Chicago Cubs: Suspension provides opportunity for Marquee
The Chicago Cubs and Comcast SportsNet had a good relationship for a while. That ruffled the feathers of some fans
For years, Chicago Cubs baseball was associated with a longstanding partnership with WGN and, eventually, Comcast SportsNet. Before the suspension of play due to the coronavirus pandemic, however, Cubs baseball was set to have a new home: the Marquee Sports Network.
But rather than seeing the new network as something fresh and exciting, Chicago Cubs fans had disdain for the changes, and with good reason.
Cubs brass had mostly failed to ink significant cable deals with providers even at the beginning of spring training, forcing numerous fans (even at a local level) to either find other streams or risk sitting on the sidelines.
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Failure to come to terms with cable giants like Comcast spurred rage among the fan base, and it was worth asking whether Marquee would be included in these packages by the time Opening Day rolled around.
Of course, nobody knows when Opening Day will be, which should be seen as fantastic news for Marquee Sports Network. Sure, they might lose out on initial revenue from missed games, but every syndicated network is at a significant loss right now.
But if baseball returns–and there is a particular urgency among the professional sporting leagues to ensure their product will indeed resume–television and streaming will become paramount.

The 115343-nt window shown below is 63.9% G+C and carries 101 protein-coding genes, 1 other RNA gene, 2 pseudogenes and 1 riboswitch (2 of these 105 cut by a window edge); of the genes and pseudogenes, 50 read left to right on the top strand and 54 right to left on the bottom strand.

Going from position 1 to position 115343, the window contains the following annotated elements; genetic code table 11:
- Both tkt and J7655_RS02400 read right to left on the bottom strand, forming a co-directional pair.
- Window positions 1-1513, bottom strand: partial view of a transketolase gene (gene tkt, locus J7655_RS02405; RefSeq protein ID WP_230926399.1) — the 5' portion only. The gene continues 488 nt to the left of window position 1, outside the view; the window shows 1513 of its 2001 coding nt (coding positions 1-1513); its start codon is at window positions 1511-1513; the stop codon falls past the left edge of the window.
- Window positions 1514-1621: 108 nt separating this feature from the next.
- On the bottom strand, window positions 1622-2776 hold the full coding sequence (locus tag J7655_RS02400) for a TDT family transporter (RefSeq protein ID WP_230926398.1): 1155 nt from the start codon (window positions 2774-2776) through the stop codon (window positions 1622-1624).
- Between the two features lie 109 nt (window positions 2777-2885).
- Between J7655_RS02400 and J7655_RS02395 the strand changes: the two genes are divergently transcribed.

Think about it this way: there is a real possibility the 2020 MLB season will begin with teams playing in the absence of fans. Although Jeff Passan of ESPN indicated there is some tentativeness with respect to the idea, it seems like a foregone conclusion if MLB still hopes to play a significant chunk of the schedule.
If fans are not able to attend games, streaming becomes a premium. There is a reason MLB.com came up with the “Opening Day at Home” campaign.
This is where Marquee Sports Networks can recoup some of its initial losses.
The demand for sports is going to be through the roof once the pandemic shows any signs of slowing down. That market expands further if fans cannot attend games, primarily because–for example–season-ticket holders will have more of an incentive to buy into certain packages so they can still watch their favorite teams compete.
Even if Marquee has to make some concessions in a potential deal with the likes of Comcast, they stand to make a great deal more because of how vital streaming will be to creating future revenue both for the Cubs and baseball in general.
Or, perhaps Comcast recognizes they also figure to benefit from a partnership with Marquee, in which case they might lower barriers to entry.
Either way, the current work stoppage has provided Marquee Sports Network with a tremendous opportunity to ensure future growth by figuring out new deals with different cable companies. It has suddenly become that much more imperative to get multiple seats at the table and hammer out the details.
This is a critical juncture for Marquee. Not only would involving more cable companies ensure a higher revenue stream, but it would also go a long way in healing the initial divide between Cubs fans and the network.
That seems like an invaluable opportunity, to say the least.